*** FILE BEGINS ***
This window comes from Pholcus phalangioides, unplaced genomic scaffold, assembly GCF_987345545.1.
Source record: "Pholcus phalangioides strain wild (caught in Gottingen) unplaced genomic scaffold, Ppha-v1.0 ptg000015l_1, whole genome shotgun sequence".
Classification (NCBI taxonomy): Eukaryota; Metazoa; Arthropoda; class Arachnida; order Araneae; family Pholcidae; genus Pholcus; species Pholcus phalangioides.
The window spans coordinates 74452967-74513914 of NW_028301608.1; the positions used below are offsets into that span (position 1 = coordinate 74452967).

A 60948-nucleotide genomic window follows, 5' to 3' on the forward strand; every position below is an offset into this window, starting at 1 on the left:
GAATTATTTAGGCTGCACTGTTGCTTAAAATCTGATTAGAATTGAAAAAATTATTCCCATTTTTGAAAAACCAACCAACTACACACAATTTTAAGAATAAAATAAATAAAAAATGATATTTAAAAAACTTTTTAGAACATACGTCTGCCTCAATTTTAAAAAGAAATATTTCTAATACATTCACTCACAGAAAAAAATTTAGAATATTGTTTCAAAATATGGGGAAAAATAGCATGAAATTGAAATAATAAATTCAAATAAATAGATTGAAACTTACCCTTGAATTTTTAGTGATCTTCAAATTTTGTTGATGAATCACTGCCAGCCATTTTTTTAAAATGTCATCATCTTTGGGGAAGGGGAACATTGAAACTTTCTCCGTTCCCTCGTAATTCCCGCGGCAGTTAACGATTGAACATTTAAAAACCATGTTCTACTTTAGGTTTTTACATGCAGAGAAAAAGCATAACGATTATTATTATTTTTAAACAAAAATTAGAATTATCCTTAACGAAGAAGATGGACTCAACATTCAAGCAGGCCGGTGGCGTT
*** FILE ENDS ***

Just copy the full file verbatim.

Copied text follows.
This window comes from Pholcus phalangioides, unplaced genomic scaffold, assembly GCF_987345545.1.
Source record: "Pholcus phalangioides strain wild (caught in Gottingen) unplaced genomic scaffold, Ppha-v1.0 ptg000015l_1, whole genome shotgun sequence".
Classification (NCBI taxonomy): Eukaryota; Metazoa; Arthropoda; class Arachnida; order Araneae; family Pholcidae; genus Pholcus; species Pholcus phalangioides.
The window spans coordinates 74452967-74513914 of NW_028301608.1; the positions used below are offsets into that span (position 1 = coordinate 74452967).

A 60948-nucleotide genomic window follows, 5' to 3' on the forward strand; every position below is an offset into this window, starting at 1 on the left:
GAATTATTTAGGCTGCACTGTTGCTTAAAATCTGATTAGAATTGAAAAAATTATTCCCATTTTTGAAAAACCAACCAACTACACACAATTTTAAGAATAAAATAAATAAAAAATGATATTTAAAAAACTTTTTAGAACATACGTCTGCCTCAATTTTAAAAAGAAATATTTCTAATACATTCACTCACAGAAAAAAATTTAGAATATTGTTTCAAAATATGGGGAAAAATAGCATGAAATTGAAATAATAAATTCAAATAAATAGATTGAAACTTACCCTTGAATTTTTAGTGATCTTCAAATTTTGTTGATGAATCACTGCCAGCCATTTTTTTAAAATGTCATCATCTTTGGGGAAGGGGAACATTGAAACTTTCTCCGTTCCCTCGTAATTCCCGCGGCAGTTAACGATTGAACATTTAAAAACCATGTTCTACTTTAGGTTTTTACATGCAGAGAAAAAGCATAACGATTATTATTATTTTTAAACAAAAATTAGAATTATCCTTAACGAAGAAGATGGACTCAACATTCAAGCAGGCCGGTGGCGTT